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Critical Mass

Critical Mass

4.4 10
by Steve Martini

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Jocelyn "Joss" Cole, a burned-out public defender from L.A., has opted for a quieter life in the San Juan Islands of Washington State. Joss has no significant clients other than a group of commercial fisherman suffering from a strange and serious illness, a condition that doctors cannot


Jocelyn "Joss" Cole, a burned-out public defender from L.A., has opted for a quieter life in the San Juan Islands of Washington State. Joss has no significant clients other than a group of commercial fisherman suffering from a strange and serious illness, a condition that doctors cannot diagnose, and which Joss believes has an industrial cause. Then into her office comes Dean Belden, a well-heeled client in search of a lawyer to help him set up a business in the islands. Within days Belden is subpoenaed to appear before a federal grand jury. Less than an hour after testifying, and before Joss can discover what happened in the secrecy of the grand jury room, Belden dies in a fiery explosion of his float plane on Seattle's Lake Union. Gideon Van Ry is a nuclear fission expert and a scholar in residence at the Center for Nonproliferation Studies in Monterey, California. One of his duties is to update the Center's database, an extensive catalog listing fissionable materials and weapons of mass destruction. Gideon is troubled by the apparent failure to account for two small tactical nuclear devices missing from a storage facility in the former Soviet Union.The two weapons were last seen in packing crates, to be shipped to an American company called Belden Electronics. Gideon has been unable to locate this firm, and now he is left with only one possible lead, the lawyer who incorporated the company-Jocelyn Cole. Fraught with tension and suspense, Critical Mass is Steve Martini at his electrifying best. It is the story of what can happen in a world where private hate and public apathy combine to uncork the sleeping but deadly genie of nuclear terror.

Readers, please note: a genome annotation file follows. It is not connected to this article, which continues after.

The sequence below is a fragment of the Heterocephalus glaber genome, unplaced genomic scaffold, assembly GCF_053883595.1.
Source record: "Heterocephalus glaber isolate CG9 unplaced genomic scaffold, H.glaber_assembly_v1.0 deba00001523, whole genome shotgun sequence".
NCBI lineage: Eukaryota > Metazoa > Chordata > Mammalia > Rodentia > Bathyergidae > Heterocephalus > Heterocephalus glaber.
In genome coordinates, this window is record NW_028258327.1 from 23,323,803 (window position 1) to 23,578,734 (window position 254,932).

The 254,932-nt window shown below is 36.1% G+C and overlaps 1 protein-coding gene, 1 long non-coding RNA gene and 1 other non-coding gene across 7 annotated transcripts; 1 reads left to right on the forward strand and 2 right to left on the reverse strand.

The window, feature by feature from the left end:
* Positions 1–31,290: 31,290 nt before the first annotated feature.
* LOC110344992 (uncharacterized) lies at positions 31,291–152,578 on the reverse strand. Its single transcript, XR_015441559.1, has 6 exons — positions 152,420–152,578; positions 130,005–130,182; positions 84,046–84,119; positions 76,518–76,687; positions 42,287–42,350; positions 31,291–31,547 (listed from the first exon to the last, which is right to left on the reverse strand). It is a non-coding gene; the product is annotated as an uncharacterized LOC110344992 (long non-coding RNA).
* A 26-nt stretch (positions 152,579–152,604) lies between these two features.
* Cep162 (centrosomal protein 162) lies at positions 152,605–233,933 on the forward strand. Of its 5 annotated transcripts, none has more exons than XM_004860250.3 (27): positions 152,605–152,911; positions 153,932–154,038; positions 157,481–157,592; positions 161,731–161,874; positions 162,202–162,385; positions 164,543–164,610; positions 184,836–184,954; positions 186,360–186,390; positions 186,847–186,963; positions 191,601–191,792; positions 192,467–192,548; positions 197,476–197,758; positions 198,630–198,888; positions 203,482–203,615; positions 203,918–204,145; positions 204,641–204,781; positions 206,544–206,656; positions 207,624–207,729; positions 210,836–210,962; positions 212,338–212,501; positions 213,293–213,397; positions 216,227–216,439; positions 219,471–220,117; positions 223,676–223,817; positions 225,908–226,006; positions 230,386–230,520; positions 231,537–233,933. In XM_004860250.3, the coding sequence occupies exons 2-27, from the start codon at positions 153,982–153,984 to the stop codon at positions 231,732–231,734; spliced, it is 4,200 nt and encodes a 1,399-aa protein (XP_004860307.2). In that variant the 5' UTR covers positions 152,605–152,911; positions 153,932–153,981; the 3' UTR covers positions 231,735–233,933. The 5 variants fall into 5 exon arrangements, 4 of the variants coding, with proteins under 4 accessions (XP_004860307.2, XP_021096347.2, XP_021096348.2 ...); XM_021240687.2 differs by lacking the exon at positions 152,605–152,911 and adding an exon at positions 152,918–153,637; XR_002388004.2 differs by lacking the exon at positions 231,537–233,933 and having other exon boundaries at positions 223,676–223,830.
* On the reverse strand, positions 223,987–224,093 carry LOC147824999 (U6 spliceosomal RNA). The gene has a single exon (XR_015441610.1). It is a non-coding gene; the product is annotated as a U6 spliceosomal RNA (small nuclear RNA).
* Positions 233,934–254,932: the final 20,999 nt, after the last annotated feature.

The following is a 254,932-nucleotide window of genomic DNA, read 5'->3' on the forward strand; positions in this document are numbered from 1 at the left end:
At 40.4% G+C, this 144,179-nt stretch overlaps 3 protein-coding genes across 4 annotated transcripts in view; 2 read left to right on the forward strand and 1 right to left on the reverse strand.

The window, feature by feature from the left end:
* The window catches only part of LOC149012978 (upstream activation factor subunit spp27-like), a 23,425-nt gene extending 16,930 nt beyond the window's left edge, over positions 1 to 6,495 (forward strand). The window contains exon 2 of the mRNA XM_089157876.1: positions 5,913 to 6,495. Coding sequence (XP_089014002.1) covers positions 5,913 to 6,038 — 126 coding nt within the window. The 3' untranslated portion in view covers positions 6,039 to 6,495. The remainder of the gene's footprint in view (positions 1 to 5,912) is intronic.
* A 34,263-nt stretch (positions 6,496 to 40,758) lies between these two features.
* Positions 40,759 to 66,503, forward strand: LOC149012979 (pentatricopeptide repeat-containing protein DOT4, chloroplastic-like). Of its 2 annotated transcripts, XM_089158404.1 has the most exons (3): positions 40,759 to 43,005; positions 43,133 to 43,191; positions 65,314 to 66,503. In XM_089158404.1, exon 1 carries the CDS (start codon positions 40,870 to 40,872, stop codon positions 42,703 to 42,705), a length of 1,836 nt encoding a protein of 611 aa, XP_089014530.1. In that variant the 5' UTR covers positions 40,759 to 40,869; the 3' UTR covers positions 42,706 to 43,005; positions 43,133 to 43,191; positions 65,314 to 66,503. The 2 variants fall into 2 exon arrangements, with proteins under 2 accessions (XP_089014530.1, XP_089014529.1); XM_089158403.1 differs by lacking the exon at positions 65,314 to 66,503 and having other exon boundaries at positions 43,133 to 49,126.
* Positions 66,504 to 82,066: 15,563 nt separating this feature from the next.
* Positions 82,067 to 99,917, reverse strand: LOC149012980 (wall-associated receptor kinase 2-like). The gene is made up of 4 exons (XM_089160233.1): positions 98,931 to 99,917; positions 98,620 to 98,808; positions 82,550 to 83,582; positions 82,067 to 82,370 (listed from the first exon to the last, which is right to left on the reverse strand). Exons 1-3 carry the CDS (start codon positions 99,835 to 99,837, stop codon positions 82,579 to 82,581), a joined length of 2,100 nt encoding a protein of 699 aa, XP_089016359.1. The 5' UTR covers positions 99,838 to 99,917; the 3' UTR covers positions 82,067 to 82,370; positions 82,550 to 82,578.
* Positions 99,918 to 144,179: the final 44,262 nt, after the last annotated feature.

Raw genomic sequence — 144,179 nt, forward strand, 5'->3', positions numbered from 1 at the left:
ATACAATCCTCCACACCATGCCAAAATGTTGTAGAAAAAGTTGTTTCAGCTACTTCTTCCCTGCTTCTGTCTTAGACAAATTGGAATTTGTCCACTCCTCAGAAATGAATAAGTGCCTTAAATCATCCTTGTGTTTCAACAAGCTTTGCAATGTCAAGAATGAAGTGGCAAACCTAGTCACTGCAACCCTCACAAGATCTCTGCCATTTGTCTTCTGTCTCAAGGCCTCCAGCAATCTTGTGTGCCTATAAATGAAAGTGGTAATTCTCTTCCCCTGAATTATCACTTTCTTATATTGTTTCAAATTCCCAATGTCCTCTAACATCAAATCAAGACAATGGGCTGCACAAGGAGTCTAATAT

Editorial Reviews

The Barnes & Noble Review
September 1998